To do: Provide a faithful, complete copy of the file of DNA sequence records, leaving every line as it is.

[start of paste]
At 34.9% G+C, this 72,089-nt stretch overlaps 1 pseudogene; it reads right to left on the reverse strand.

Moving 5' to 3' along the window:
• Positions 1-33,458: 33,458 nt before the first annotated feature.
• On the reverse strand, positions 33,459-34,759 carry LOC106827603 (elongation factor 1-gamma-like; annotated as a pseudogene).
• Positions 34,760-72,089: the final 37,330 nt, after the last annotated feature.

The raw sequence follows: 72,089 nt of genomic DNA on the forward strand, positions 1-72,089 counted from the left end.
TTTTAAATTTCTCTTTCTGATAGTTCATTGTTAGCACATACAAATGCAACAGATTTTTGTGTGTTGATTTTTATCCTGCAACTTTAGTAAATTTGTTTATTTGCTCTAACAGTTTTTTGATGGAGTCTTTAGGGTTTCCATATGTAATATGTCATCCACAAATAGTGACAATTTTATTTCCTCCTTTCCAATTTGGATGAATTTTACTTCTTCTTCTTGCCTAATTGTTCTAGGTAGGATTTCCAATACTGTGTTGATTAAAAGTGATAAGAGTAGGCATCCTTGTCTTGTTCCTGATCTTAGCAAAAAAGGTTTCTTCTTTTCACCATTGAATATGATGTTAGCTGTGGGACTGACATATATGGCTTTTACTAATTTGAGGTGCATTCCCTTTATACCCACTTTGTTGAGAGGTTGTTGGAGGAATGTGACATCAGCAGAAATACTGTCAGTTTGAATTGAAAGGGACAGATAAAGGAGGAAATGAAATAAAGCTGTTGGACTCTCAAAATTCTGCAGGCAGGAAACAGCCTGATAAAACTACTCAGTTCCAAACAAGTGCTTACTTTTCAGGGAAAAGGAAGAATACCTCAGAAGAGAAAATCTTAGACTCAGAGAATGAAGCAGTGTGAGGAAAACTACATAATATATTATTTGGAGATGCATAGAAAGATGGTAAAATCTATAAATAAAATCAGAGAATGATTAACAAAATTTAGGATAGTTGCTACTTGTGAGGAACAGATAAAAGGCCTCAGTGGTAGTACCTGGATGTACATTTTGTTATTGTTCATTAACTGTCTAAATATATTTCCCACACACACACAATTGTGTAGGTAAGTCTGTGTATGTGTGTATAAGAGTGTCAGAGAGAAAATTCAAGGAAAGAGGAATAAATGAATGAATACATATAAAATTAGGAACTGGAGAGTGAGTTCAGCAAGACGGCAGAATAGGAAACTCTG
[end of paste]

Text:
At 34.9% G+C, this 72,089-nt stretch overlaps 1 pseudogene; it reads right to left on the reverse strand.

Moving 5' to 3' along the window:
• Positions 1-33,458: 33,458 nt before the first annotated feature.
• On the reverse strand, positions 33,459-34,759 carry LOC106827603 (elongation factor 1-gamma-like; annotated as a pseudogene).
• Positions 34,760-72,089: the final 37,330 nt, after the last annotated feature.

The raw sequence follows: 72,089 nt of genomic DNA on the forward strand, positions 1-72,089 counted from the left end.
TTTTAAATTTCTCTTTCTGATAGTTCATTGTTAGCACATACAAATGCAACAGATTTTTGTGTGTTGATTTTTATCCTGCAACTTTAGTAAATTTGTTTATTTGCTCTAACAGTTTTTTGATGGAGTCTTTAGGGTTTCCATATGTAATATGTCATCCACAAATAGTGACAATTTTATTTCCTCCTTTCCAATTTGGATGAATTTTACTTCTTCTTCTTGCCTAATTGTTCTAGGTAGGATTTCCAATACTGTGTTGATTAAAAGTGATAAGAGTAGGCATCCTTGTCTTGTTCCTGATCTTAGCAAAAAAGGTTTCTTCTTTTCACCATTGAATATGATGTTAGCTGTGGGACTGACATATATGGCTTTTACTAATTTGAGGTGCATTCCCTTTATACCCACTTTGTTGAGAGGTTGTTGGAGGAATGTGACATCAGCAGAAATACTGTCAGTTTGAATTGAAAGGGACAGATAAAGGAGGAAATGAAATAAAGCTGTTGGACTCTCAAAATTCTGCAGGCAGGAAACAGCCTGATAAAACTACTCAGTTCCAAACAAGTGCTTACTTTTCAGGGAAAAGGAAGAATACCTCAGAAGAGAAAATCTTAGACTCAGAGAATGAAGCAGTGTGAGGAAAACTACATAATATATTATTTGGAGATGCATAGAAAGATGGTAAAATCTATAAATAAAATCAGAGAATGATTAACAAAATTTAGGATAGTTGCTACTTGTGAGGAACAGATAAAAGGCCTCAGTGGTAGTACCTGGATGTACATTTTGTTATTGTTCATTAACTGTCTAAATATATTTCCCACACACACACAATTGTGTAGGTAAGTCTGTGTATGTGTGTATAAGAGTGTCAGAGAGAAAATTCAAGGAAAGAGGAATAAATGAATGAATACATATAAAATTAGGAACTGGAGAGTGAGTTCAGCAAGACGGCAGAATAGGAAACTCTG